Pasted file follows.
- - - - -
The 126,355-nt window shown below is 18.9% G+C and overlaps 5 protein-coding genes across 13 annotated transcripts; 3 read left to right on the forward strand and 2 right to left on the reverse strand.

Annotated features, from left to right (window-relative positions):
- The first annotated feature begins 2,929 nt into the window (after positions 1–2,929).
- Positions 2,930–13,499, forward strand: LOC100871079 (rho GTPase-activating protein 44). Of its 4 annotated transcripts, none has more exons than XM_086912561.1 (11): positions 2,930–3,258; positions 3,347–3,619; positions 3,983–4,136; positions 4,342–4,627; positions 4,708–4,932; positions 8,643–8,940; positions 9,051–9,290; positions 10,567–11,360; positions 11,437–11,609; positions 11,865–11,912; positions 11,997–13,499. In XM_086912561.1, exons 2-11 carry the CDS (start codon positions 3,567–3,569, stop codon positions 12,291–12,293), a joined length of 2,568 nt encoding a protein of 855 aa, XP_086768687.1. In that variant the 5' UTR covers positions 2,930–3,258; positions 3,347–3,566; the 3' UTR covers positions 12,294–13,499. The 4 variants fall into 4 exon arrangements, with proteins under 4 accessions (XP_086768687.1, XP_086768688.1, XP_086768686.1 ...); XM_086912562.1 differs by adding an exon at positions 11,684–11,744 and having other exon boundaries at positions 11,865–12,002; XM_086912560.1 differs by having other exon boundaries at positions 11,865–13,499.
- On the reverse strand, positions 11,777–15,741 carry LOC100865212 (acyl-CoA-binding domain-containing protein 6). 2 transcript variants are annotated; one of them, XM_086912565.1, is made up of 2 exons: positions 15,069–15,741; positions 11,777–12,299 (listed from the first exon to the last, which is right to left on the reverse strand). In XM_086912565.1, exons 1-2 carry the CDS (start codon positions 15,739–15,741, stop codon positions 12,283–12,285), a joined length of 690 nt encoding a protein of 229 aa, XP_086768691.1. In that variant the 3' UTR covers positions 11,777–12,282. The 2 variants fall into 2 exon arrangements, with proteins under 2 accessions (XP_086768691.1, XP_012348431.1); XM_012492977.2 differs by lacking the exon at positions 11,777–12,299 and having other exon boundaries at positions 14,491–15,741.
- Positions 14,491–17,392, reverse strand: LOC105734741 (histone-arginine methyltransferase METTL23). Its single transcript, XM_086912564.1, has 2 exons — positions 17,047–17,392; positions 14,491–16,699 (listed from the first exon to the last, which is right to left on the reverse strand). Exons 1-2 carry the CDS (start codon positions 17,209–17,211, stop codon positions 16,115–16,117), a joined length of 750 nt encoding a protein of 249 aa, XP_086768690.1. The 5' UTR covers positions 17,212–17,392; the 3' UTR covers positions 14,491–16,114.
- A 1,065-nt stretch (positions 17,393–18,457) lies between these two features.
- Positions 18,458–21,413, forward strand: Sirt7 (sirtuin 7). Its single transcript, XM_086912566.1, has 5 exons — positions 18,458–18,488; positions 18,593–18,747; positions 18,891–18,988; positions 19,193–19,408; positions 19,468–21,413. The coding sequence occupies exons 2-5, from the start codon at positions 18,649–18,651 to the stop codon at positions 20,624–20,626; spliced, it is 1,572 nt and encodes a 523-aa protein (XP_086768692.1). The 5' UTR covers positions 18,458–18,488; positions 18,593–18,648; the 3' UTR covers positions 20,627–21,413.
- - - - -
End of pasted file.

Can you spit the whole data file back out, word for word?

The 126,355-nt window shown below is 18.9% G+C and overlaps 5 protein-coding genes across 13 annotated transcripts; 3 read left to right on the forward strand and 2 right to left on the reverse strand.

Annotated features, from left to right (window-relative positions):
- The first annotated feature begins 2,929 nt into the window (after positions 1–2,929).
- Positions 2,930–13,499, forward strand: LOC100871079 (rho GTPase-activating protein 44). Of its 4 annotated transcripts, none has more exons than XM_086912561.1 (11): positions 2,930–3,258; positions 3,347–3,619; positions 3,983–4,136; positions 4,342–4,627; positions 4,708–4,932; positions 8,643–8,940; positions 9,051–9,290; positions 10,567–11,360; positions 11,437–11,609; positions 11,865–11,912; positions 11,997–13,499. In XM_086912561.1, exons 2-11 carry the CDS (start codon positions 3,567–3,569, stop codon positions 12,291–12,293), a joined length of 2,568 nt encoding a protein of 855 aa, XP_086768687.1. In that variant the 5' UTR covers positions 2,930–3,258; positions 3,347–3,566; the 3' UTR covers positions 12,294–13,499. The 4 variants fall into 4 exon arrangements, with proteins under 4 accessions (XP_086768687.1, XP_086768688.1, XP_086768686.1 ...); XM_086912562.1 differs by adding an exon at positions 11,684–11,744 and having other exon boundaries at positions 11,865–12,002; XM_086912560.1 differs by having other exon boundaries at positions 11,865–13,499.
- On the reverse strand, positions 11,777–15,741 carry LOC100865212 (acyl-CoA-binding domain-containing protein 6). 2 transcript variants are annotated; one of them, XM_086912565.1, is made up of 2 exons: positions 15,069–15,741; positions 11,777–12,299 (listed from the first exon to the last, which is right to left on the reverse strand). In XM_086912565.1, exons 1-2 carry the CDS (start codon positions 15,739–15,741, stop codon positions 12,283–12,285), a joined length of 690 nt encoding a protein of 229 aa, XP_086768691.1. In that variant the 3' UTR covers positions 11,777–12,282. The 2 variants fall into 2 exon arrangements, with proteins under 2 accessions (XP_086768691.1, XP_012348431.1); XM_012492977.2 differs by lacking the exon at positions 11,777–12,299 and having other exon boundaries at positions 14,491–15,741.
- Positions 14,491–17,392, reverse strand: LOC105734741 (histone-arginine methyltransferase METTL23). Its single transcript, XM_086912564.1, has 2 exons — positions 17,047–17,392; positions 14,491–16,699 (listed from the first exon to the last, which is right to left on the reverse strand). Exons 1-2 carry the CDS (start codon positions 17,209–17,211, stop codon positions 16,115–16,117), a joined length of 750 nt encoding a protein of 249 aa, XP_086768690.1. The 5' UTR covers positions 17,212–17,392; the 3' UTR covers positions 14,491–16,114.
- A 1,065-nt stretch (positions 17,393–18,457) lies between these two features.
- Positions 18,458–21,413, forward strand: Sirt7 (sirtuin 7). Its single transcript, XM_086912566.1, has 5 exons — positions 18,458–18,488; positions 18,593–18,747; positions 18,891–18,988; positions 19,193–19,408; positions 19,468–21,413. The coding sequence occupies exons 2-5, from the start codon at positions 18,649–18,651 to the stop codon at positions 20,624–20,626; spliced, it is 1,572 nt and encodes a 523-aa protein (XP_086768692.1). The 5' UTR covers positions 18,458–18,488; positions 18,593–18,648; the 3' UTR covers positions 20,627–21,413.